Abolition During the Civil War
- Bowles, John R.
- Born on June 13, 1826 in Lynchburg, Virginia, John R. Bowles eventually moved to Ohio, settling in the vicinity of Chillicothe in Ross County. Here, Bowles married Sarah Jane Bryant in 1848. Continue Reading »
- Brown, John
- John Brown was an ardent abolitionist whose raid on the federal arsenal at Harpers Ferry in October 1859 intensified the sectional dispute over slavery in the United States and hastened the nation toward civil war. Continue Reading »
- Civil Rights Act of 1866
- Enacted by Congress over President Andrew Johnson's veto, the Civil Rights Act of 1866 aimed to counter Black Codes enacted by Southern states by validating the citizenship of former slaves and endowing them with specific, federally-guaranteed, civil rights Continue Reading »
- Dupree, William H.
- William H. Dupree was an African-American Ohioan who served in the 55th Massachusetts Infantry Regiment during the American Civil War. Sources disagree regarding his birth date and birthplace, with some claiming that Dupree was born in 1838 in Chillicothe, in Ross County, Ohio, with other sources contending that he was born on March 13, 1839 in Petersburg, Virginia. The sources that argue that Dupree was born in Petersburg also contend that he was born a slave. Continue Reading »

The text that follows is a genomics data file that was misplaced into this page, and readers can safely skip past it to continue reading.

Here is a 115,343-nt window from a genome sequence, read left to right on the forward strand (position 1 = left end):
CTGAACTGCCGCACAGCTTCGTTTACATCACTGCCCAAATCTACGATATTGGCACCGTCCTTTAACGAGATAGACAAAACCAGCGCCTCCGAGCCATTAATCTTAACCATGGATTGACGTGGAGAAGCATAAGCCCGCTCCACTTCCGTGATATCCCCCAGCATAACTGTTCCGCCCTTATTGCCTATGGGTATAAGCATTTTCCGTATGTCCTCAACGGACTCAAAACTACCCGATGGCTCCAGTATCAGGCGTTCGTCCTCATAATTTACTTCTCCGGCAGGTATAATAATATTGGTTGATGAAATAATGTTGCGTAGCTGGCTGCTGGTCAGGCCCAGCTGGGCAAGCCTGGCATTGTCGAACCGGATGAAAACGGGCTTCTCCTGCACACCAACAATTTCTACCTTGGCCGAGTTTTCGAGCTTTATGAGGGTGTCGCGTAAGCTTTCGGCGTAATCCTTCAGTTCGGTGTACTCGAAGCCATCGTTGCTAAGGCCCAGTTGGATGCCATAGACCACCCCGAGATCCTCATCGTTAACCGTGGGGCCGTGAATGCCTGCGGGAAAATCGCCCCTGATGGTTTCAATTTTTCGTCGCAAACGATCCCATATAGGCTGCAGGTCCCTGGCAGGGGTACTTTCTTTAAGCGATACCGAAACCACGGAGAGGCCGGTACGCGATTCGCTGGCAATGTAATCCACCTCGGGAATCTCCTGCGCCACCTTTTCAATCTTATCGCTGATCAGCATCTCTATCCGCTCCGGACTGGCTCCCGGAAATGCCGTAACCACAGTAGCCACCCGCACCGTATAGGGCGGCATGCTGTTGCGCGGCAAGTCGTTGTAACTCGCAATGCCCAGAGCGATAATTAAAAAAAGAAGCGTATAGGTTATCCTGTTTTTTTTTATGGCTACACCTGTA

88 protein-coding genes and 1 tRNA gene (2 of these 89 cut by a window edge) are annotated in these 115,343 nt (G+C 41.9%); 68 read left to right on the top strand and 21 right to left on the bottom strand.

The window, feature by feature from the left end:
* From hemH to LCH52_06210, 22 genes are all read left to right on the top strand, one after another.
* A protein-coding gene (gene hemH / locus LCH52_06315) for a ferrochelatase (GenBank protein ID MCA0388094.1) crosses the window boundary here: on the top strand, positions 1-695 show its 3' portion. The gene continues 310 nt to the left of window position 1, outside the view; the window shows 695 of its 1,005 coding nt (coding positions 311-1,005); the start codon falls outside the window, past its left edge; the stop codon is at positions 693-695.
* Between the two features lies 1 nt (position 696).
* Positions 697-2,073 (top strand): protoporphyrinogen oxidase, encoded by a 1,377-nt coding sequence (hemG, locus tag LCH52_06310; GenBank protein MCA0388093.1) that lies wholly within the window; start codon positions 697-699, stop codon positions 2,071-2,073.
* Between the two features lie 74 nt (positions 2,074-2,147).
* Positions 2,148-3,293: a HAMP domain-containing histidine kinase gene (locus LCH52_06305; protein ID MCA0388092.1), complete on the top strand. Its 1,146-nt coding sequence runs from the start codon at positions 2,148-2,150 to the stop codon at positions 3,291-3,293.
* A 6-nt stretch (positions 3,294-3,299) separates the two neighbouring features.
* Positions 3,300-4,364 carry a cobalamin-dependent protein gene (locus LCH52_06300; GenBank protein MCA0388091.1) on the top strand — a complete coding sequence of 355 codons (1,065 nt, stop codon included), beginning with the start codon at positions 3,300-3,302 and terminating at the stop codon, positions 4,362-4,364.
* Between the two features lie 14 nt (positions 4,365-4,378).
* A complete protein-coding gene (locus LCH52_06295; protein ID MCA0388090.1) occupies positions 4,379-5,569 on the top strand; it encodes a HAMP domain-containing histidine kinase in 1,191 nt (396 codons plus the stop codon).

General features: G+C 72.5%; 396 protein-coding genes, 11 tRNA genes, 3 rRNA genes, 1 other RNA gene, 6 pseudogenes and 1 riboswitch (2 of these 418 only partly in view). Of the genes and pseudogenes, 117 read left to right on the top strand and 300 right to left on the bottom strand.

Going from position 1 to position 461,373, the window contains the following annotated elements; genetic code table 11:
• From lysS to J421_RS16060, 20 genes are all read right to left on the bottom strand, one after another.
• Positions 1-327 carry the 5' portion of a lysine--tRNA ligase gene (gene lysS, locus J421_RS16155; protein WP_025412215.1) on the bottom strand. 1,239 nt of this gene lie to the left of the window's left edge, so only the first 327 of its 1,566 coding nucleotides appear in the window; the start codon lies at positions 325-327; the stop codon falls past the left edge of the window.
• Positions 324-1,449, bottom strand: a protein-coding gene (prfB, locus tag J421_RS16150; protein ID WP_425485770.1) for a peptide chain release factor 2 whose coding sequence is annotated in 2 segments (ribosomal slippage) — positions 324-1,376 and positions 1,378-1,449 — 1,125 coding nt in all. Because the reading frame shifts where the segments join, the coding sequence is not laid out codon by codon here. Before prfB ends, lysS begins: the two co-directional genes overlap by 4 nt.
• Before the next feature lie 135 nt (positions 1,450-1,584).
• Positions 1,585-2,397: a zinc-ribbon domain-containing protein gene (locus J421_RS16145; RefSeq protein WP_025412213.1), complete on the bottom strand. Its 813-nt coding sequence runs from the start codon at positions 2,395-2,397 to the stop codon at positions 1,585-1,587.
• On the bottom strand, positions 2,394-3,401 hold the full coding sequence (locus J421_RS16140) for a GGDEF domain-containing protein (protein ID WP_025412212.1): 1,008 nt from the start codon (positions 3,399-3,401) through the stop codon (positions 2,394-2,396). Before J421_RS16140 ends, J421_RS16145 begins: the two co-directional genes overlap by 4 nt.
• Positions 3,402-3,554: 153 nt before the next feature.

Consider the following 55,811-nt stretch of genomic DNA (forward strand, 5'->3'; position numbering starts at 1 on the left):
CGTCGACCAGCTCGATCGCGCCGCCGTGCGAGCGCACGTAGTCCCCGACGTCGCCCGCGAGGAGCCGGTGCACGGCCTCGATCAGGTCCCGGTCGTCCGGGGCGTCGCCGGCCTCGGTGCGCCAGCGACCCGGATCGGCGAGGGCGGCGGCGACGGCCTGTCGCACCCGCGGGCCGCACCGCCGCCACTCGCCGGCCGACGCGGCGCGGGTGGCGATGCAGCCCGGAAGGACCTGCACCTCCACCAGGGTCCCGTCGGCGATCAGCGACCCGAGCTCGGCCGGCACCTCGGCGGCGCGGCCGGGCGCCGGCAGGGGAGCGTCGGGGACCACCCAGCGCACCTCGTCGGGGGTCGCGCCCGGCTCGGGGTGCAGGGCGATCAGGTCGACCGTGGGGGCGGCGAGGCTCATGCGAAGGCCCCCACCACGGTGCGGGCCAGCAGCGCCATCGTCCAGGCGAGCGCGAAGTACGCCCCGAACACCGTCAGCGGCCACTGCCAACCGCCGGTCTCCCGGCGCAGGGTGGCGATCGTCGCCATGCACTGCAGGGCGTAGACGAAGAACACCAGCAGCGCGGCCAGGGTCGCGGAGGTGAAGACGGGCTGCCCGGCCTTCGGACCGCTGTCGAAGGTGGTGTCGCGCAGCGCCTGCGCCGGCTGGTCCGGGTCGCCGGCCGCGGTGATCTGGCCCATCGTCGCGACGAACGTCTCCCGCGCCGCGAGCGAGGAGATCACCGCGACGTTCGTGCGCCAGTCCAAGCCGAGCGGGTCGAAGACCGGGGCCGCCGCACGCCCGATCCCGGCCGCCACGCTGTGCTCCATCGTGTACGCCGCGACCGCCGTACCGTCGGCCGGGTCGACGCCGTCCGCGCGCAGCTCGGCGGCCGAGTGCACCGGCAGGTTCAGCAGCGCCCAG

- John Brown's Raid on Harpers Ferry
- On October 16, 1859, militant abolitionist John Brown led an ill-fated assault on the federal arsenal at Harpers Ferry, Virginia, that intensified the sectional dispute over slavery and hastened the nation toward civil war. Continue Reading »
- McPherson, James Birdseye
- Killed during the Battle of Atlanta on July 22, 1864, Commander of the Army of the Tennessee Major General James Birdseye McPherson was the highest-ranking Ohioan serving in the United States military to die in the American Civil War. Continue Reading »
- Missouri Compromise
- In addition to paving the way for the admission of Missouri and Maine to the Union, the Missouri Compromise established the tenet that Congress could regulate slavery in the territories even though the Constitution did not address the issue. Continue Reading »
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